In the 40’s and early 50’s, there were no exhausting sleepover parties, or extended group outings, as there is today.  All that was required was a pretty party dress, a pin-the- tale -on – the -donkey game, a birthday cake covered with frosted roses, some party hats, party plates and napkins and small favors of candy in a frilly crepe paper cup to put by each guest’s paper plate.  party-favor

Parents dropped off and picked up their children within an hour and a half.   A guest went right to the party table, sat down, ate cake, played a game and waited patiently as you opened your presents.  I remember the parties as rather sedate, but happy affairs, nothing like the screaming excited kids being kids at a party of today, running around the house chasing each other.dancing-cat3-little-kittens 50s-bd

When I was a child, birthdays were celebrated fully.  Even my pet collie got into the act by singing/howling to the Happy Birthday song.  The most magical moment of the celebration was when the lights of the dining room were turned off and my mother entered with my cake, candles blazing, on a cake stand that was also a music box that played Happy Birthday.  I think this same scenario played out each year until I left home for college.

For many years of my childhood, on birthday weekend, my family would take me out to dinner at Toto’s, a glamorous, roadside supper club with a grand Sunday evening buffet that seemed the height of extravagance.  I think we went there before it became seedy and faded as the 50’s progressed and tastes changed.   A small orchestra played dance music.  I can still picture myself in my father’s arms, dancing together in between courses.  Fox trot or rhumba, no doubt.  For a ten-year-old, this was as good as it gets.  In later years, like so many buildings that were a part of my childhood scene in western Massachusetts, it burned down.totos

MY 9th birthday was my most unfortunate when I came down with the mumps on the eve of my birthday.  Toto’s was out of the question and I was inconsolable.

Hope Springs Eternal

Segueway to my first year of married life, at 22,  when I expected a significant response from my new husband when my birthday rolled around.  He was close-mouthed as I’d drop hints about my birthday’s approach.    On the morning of my birthday, before I headed for work, I expected him to tell me he wanted to take me out for dinner.  Nope.  I rushed home from work, expecting a lavish card waiting for me.  Nope.  I then convinced myself he’d planned a surprise party. When he came home from school,  I suggested we go out for dinner.  Ok, he said, willingly but unenthusiastically.  I told myself a present would appear during or after dinner.  Nope.  Then I decided he’d slyly drive over to a friend’s house, saying something  casual, like, “Let’s go visit Abner.”  I could easily picture all my friends hiding inside.  No such plans unfolded.  We drove directly home.  My hoped had expired with the day and I dissolved in tears.  My husband was uncertain about what had gone wrong.  It was then I learned that his family never made a big deal about birthdays.  Wha????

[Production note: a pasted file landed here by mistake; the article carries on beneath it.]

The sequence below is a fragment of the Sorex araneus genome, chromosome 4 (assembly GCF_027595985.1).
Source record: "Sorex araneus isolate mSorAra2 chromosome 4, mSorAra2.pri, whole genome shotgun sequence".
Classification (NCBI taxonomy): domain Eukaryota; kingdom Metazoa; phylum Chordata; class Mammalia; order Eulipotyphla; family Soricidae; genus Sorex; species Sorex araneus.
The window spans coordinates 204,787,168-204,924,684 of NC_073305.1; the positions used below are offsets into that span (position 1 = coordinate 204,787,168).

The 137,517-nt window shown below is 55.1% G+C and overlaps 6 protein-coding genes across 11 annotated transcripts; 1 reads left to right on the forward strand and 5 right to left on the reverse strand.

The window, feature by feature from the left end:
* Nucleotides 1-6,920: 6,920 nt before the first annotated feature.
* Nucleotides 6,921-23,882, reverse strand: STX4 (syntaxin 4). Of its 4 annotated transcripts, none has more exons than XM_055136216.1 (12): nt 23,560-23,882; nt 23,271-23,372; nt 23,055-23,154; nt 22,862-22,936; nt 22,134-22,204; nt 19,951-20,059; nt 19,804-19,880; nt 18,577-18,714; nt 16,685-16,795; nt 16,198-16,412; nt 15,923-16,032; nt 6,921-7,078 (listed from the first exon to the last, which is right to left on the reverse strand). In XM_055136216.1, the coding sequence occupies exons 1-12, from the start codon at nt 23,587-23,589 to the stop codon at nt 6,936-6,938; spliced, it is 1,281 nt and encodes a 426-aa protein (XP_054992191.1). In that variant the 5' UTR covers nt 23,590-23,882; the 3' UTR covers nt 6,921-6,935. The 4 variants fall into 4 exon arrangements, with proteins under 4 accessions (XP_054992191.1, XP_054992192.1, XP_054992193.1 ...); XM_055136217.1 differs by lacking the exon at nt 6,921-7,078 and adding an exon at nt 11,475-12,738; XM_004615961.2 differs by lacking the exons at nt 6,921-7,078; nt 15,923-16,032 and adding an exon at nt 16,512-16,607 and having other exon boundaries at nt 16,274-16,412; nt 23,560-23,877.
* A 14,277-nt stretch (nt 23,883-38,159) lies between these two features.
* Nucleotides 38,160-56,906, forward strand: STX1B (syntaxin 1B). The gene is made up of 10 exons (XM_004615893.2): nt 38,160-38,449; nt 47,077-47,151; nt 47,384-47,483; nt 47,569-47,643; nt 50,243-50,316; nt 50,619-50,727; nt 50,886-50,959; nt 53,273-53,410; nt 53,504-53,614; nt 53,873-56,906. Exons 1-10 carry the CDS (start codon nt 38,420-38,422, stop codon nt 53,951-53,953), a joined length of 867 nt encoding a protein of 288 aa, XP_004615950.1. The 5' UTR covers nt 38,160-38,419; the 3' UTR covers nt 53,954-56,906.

It’s been slow going since then, because it’s hard to change those deep rooted childhood habits.   I’m always more excited than most people my age are, as my birthday approaches.  But now, my birthdays are always celebrated!  My birthday got to be more fun once I had kids who would put on shows for me and bring me breakfast in bed.

I was in anguish for a while before turning 60, but got over that to celebrate 70 in a big way.  Seventy five slid on by, and now I’m heading straight to 80.

Eighty doesn’t sound nearly as old as it once did.


Life is Just a Bowl of What Me Worry?

When I was a child, it was impossible to imagine myself inhabiting the body of an adult.  Now that I am an older adult, it’s difficult to remember myself as a child.  It’s been this way since I outgrew my child’s body.  It continues to be difficult to imagine myself as a very old woman, although it ain’t as hard as it used to be!

Does this sound familiar?

Can the real me stand up?  Is the self a constantly mutating, evolving concept? Or,  is there an unchanging essence of self?  Age has helped me grow more confident, more forgiving, more patient. Some aspects of myself as a child I would no longer recognize.  Thank the Lord.